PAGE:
But we who are Christians are also a family marked by a very special relationship to God through the revelation of God in the person of Jesus of Nazareth: a living human being who was born, who lived as a teacher of the love of God, who spoke the truth to those in power, who was crucified for confronting the authorities of his day, who was raised from the dead (another mystery of the faith), and who assured us that God would send an Advocate to guide us in truth and continue to instruct us in the paths and promises of God.

Jesus spoke during his lifetime about his relationship to God as being like that of a son to a father, but he muddied the waters a bit there. He said cryptic things that we’ve been reading for the last few weeks.  Things like, “whoever has seen me has seen the Father;” (John 14:9) or “I am in the Father and the Father is in me;” (John 14:10) or, this week, “He will glorify me, because he will take what is mine and declare it to you.  All that the Father has is mine” (John 16:14)

Jesus is the second person, the second stopping point, in contemplating the mystery of the Holy Trinity.  Jesus exists as both God and human, giving humanity new access to divinity — and the other way around.  And all this talk about glorification, well… it’s a mystery!  But, as is so often the case with scripture and the words of Jesus, it appears to have something to do with teaching us to see the world as God sees it, not as we do.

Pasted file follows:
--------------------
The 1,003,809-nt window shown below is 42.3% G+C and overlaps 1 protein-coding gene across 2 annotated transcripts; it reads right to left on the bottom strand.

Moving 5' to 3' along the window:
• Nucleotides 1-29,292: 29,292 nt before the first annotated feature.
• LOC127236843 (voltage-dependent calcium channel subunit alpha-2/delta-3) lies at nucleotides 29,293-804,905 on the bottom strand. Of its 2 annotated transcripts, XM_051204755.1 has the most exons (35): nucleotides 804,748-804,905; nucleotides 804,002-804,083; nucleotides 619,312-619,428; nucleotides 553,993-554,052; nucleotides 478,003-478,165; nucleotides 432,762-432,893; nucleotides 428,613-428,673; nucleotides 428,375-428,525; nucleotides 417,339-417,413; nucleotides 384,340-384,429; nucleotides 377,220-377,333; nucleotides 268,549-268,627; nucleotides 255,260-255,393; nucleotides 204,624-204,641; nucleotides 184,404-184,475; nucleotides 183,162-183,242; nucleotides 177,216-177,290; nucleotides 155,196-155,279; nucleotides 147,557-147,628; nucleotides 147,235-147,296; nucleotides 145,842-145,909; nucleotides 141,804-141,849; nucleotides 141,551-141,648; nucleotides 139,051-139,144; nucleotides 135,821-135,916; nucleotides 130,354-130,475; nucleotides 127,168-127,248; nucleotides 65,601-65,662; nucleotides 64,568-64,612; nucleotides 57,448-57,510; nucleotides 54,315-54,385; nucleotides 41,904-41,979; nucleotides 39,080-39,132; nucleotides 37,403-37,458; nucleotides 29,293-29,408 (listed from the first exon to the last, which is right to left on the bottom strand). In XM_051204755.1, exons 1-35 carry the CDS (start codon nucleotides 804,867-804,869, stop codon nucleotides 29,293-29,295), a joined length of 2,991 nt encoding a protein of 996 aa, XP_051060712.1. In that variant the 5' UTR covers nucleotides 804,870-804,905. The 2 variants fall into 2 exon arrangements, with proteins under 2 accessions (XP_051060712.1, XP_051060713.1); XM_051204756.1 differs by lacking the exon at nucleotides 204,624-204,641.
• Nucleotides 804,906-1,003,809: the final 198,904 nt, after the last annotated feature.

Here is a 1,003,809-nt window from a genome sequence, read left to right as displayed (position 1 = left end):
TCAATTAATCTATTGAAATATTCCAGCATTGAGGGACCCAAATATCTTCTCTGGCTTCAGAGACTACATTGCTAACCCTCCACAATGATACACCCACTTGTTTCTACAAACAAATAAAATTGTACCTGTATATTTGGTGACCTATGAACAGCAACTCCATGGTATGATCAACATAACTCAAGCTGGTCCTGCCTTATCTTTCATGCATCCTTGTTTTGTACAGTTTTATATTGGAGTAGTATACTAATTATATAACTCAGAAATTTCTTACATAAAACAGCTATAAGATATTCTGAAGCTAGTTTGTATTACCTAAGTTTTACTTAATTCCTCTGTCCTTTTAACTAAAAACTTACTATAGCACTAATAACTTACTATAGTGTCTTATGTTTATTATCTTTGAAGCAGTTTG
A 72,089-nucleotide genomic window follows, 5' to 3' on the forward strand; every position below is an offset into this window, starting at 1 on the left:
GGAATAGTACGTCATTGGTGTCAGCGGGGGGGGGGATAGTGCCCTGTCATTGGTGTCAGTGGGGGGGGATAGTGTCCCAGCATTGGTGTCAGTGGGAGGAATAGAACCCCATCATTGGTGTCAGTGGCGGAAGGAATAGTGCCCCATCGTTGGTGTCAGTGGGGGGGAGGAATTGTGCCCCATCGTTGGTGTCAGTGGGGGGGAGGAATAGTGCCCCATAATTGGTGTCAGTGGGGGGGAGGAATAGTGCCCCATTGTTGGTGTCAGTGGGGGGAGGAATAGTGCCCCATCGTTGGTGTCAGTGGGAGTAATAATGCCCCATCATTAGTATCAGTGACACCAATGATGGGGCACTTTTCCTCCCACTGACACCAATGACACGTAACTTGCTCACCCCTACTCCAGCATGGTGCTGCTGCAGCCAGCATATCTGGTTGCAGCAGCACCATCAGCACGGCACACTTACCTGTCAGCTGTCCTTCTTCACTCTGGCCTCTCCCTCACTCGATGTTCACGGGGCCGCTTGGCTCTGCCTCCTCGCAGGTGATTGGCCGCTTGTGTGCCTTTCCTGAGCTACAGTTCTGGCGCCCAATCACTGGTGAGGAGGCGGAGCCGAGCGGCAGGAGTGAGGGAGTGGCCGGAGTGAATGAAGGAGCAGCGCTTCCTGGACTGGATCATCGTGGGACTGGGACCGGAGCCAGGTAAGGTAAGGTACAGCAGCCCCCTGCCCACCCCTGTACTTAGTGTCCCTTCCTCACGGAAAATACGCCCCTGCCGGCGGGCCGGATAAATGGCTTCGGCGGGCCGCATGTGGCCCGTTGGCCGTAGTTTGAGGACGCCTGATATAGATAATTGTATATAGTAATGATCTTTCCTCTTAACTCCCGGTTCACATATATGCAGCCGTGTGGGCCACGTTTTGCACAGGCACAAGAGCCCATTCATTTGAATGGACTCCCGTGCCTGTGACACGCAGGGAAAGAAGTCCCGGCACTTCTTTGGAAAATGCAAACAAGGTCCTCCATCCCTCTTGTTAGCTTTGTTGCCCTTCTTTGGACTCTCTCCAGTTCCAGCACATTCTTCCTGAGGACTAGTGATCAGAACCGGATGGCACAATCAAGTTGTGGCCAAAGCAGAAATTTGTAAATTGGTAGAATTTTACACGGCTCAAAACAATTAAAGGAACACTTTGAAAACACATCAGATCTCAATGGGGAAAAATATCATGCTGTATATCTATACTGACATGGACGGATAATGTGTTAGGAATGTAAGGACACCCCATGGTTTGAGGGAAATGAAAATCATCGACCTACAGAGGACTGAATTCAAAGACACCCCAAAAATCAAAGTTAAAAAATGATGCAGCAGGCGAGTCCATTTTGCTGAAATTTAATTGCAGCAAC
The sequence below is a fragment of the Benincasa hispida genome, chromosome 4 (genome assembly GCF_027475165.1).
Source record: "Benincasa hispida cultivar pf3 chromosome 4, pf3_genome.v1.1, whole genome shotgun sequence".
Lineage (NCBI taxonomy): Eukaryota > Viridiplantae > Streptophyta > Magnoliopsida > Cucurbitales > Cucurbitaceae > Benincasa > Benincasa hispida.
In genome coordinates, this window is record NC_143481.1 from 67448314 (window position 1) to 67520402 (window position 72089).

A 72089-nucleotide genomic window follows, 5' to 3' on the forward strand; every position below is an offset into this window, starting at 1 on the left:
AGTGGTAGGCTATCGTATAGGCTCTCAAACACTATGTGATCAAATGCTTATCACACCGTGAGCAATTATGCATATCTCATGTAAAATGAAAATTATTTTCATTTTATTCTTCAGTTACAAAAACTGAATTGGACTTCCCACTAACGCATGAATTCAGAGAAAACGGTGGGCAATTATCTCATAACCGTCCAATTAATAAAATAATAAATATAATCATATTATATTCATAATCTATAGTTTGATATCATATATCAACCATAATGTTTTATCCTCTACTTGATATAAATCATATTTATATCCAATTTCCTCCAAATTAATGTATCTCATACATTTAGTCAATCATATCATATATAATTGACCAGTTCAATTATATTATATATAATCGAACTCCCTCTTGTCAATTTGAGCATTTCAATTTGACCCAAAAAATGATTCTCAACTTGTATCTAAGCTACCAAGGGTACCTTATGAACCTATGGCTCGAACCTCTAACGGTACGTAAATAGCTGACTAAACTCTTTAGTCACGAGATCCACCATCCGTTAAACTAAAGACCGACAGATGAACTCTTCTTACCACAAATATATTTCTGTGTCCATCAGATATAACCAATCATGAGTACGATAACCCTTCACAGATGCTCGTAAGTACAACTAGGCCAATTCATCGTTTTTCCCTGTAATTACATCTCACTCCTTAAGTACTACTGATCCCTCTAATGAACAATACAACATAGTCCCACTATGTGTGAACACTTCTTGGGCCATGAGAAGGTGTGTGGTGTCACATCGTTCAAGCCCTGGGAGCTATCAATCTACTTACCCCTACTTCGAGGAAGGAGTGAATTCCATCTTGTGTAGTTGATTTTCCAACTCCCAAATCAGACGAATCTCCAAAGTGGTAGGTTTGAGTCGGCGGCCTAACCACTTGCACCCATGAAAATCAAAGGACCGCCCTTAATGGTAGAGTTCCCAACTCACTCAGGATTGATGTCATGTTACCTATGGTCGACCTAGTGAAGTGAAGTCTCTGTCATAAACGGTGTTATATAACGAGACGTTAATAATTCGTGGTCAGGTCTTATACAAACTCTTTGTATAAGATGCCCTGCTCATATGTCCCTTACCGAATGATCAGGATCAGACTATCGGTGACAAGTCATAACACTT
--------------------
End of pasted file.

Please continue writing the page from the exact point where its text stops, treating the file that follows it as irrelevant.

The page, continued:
When I hear the word “glorify” I tend to think of lifting someone or something up with praise and adoration.  If I’m glorifying you, then I’m assuming the position of a lowly one so as to draw attention to you, the elevated one.  But in Jesus, God is glorified, God is lifted up.  And, Jesus says, God will glorify him, God will lift him up.

Glorification, in the realm of God, becomes something altogether different — not the elevation of one over another by acts of praise; but, instead, the mutual sharing of life together, the revelation that our life is shared in and with each other by acts of love and self-giving.  Part of the mystery of God in Christ Jesus is the radical reorienting of reality that brings God down to earth, that lifts humanity up to heaven, that gives us a shared body to which we all belong.

The Holy Spirit, the third person of the Trinity whom we celebrated last Sunday at the festival of Pentecost, is that Advocate, the presence of God with us that was promised by Christ.  The Holy Spirit is the point in the mystery of the Trinity that breaks open the relationship of God to Jesus and makes that relationship available to each and every one of us.